As the event got more popular, it opened up earlier and earlier. Just like the early birds that pester those having garage sales earlier than advertised, crate diggers began showing up earlier than start time. It's understandable. Crate diggers are an odd bunch. Of course they wanted to be first. I did.
As a result, the start time of the event got earlier and earlier until it basically started very late the night before. My normal plan was to see the late set by a band at the Whisky A-Go-Go (or some other happening club at the time) and head over to the swap meet after. After a while, it seemed like I got there too late. I started seeing the early set by bands in Hollywood and then heading over after - foregoing the late set. (I remember seeing Pere Ubu on one of those nights and debating whether to leave or stay). After a while - that seemed too late as well. The swap meet then tended to start at about 10:00 PM on Saturday night.
Lighting was poor. I had a miners helmet purchased at a thrift store so I didn't have to hold a flashlight and crate dig at the same time.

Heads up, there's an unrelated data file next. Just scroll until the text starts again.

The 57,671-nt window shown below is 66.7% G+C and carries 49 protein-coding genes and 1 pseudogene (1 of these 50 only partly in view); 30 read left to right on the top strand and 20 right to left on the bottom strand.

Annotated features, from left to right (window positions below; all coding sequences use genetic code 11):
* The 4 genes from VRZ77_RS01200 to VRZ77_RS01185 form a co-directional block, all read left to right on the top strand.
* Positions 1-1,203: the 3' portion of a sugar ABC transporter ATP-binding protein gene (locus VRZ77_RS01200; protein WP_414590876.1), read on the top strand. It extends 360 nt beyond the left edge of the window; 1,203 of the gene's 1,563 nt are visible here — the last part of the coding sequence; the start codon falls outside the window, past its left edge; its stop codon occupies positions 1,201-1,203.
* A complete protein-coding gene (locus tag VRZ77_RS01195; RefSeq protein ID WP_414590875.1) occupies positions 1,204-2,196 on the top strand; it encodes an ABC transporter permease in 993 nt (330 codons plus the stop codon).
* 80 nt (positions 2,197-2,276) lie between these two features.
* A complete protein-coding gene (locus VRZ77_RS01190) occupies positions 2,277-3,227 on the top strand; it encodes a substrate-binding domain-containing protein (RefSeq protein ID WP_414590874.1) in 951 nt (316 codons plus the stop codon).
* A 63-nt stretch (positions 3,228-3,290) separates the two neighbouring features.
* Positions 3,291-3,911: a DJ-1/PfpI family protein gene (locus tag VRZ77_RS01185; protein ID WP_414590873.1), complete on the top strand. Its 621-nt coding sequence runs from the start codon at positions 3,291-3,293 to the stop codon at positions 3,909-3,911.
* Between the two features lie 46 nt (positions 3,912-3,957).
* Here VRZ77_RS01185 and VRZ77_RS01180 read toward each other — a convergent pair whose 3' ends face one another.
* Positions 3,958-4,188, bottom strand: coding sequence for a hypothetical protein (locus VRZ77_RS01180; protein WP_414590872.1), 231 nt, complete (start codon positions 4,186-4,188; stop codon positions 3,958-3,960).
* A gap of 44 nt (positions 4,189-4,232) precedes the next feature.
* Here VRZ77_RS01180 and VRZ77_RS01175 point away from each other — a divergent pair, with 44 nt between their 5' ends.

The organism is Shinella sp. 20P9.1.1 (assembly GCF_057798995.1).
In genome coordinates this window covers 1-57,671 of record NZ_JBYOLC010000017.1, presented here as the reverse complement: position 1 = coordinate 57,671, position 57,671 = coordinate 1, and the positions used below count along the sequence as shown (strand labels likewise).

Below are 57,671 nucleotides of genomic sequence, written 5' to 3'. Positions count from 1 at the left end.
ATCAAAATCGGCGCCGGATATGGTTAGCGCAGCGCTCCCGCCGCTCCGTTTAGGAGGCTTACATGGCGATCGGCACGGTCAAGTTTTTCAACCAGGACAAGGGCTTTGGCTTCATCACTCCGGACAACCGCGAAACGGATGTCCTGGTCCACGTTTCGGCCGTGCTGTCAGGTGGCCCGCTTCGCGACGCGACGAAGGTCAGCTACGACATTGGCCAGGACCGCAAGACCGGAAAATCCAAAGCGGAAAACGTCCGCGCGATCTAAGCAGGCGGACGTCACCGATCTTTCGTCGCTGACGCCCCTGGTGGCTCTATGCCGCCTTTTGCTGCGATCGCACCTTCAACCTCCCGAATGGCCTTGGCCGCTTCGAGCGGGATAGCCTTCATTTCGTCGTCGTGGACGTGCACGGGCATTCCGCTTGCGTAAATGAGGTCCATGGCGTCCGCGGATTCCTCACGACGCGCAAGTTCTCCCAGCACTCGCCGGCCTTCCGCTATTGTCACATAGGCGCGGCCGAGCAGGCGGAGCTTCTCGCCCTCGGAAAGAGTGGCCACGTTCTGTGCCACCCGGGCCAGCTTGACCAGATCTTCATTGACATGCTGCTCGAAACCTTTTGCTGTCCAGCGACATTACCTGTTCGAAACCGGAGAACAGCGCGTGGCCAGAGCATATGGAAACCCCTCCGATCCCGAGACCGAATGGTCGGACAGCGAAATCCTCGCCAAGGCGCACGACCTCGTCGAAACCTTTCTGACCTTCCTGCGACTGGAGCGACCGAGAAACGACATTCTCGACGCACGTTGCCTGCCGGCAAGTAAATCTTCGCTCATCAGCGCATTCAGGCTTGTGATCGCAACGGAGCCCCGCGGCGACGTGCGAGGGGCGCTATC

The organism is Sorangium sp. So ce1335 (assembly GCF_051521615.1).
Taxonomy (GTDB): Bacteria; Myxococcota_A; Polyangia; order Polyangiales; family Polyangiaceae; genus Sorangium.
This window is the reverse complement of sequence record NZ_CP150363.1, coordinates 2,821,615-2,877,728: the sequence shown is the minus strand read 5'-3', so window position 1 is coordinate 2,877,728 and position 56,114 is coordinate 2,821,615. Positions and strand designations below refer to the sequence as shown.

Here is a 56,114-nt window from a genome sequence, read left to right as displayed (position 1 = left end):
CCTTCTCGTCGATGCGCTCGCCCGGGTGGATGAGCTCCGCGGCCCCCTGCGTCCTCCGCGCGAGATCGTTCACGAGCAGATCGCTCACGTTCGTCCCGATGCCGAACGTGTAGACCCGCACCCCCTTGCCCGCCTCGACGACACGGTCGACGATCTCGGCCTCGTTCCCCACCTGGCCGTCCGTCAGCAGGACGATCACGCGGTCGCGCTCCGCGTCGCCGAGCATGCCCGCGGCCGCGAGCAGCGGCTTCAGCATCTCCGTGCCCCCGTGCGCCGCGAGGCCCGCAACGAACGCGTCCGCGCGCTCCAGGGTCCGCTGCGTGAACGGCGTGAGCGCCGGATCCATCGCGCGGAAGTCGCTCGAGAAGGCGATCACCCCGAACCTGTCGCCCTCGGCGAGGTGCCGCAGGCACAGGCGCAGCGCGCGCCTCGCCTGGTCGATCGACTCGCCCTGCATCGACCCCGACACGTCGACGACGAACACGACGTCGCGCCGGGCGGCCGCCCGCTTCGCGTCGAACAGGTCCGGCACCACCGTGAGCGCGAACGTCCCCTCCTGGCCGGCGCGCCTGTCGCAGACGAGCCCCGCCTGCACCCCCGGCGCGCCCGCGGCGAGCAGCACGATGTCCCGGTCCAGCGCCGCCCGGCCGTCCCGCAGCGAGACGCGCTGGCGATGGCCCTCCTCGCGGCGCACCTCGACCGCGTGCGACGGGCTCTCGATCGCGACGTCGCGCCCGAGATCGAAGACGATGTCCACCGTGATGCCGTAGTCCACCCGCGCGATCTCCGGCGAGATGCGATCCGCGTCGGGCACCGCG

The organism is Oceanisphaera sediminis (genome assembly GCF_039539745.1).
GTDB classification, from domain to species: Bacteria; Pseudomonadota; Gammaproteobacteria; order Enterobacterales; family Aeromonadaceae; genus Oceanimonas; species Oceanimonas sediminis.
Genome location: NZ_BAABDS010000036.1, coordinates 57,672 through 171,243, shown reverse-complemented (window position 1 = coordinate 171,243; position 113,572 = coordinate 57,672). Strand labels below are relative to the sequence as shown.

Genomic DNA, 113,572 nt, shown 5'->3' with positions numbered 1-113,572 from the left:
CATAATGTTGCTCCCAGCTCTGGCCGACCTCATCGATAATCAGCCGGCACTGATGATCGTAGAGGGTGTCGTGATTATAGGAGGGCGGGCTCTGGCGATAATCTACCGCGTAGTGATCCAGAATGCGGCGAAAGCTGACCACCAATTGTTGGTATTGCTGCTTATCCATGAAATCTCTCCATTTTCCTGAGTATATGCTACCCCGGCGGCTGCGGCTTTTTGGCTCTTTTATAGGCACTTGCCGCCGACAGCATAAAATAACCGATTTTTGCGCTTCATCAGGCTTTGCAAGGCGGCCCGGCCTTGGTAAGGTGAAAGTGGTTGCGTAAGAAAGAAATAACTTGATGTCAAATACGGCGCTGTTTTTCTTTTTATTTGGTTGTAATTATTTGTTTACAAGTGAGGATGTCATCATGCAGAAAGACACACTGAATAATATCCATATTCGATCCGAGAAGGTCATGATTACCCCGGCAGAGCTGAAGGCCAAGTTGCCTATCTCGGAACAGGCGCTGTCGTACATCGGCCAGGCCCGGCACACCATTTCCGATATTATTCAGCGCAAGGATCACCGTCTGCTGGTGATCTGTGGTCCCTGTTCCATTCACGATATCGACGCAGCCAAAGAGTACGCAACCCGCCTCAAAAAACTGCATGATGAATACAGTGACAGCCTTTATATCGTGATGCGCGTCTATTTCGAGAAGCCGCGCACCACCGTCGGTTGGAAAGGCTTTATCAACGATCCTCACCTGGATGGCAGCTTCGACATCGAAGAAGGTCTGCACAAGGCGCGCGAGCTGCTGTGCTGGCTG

It was half party/half record fair.
I remember getting some cool bootlegs there and a copy of Bob Dylan's 'Can You Please Crawl Out Your Window' 45. I remember being outraged that it cost $3.00. Most of my other purchases remain fuzzy.
As with all good things, the swap meet didn't last. I'm not sure who shut it down. It may have been Capitol Records as I'm not 100% sure if it was sanctioned. It could have been the LAPD. I remember going through crates with a beer in my hand. LAPD no like.
They paved paradise and turned it back into a parking lot. The parking lot is still there. That's one historical cultural landmark that hasn't been torn down - although there are plans to build condos on that space that would dwarf the iconic Capitol Records Tower.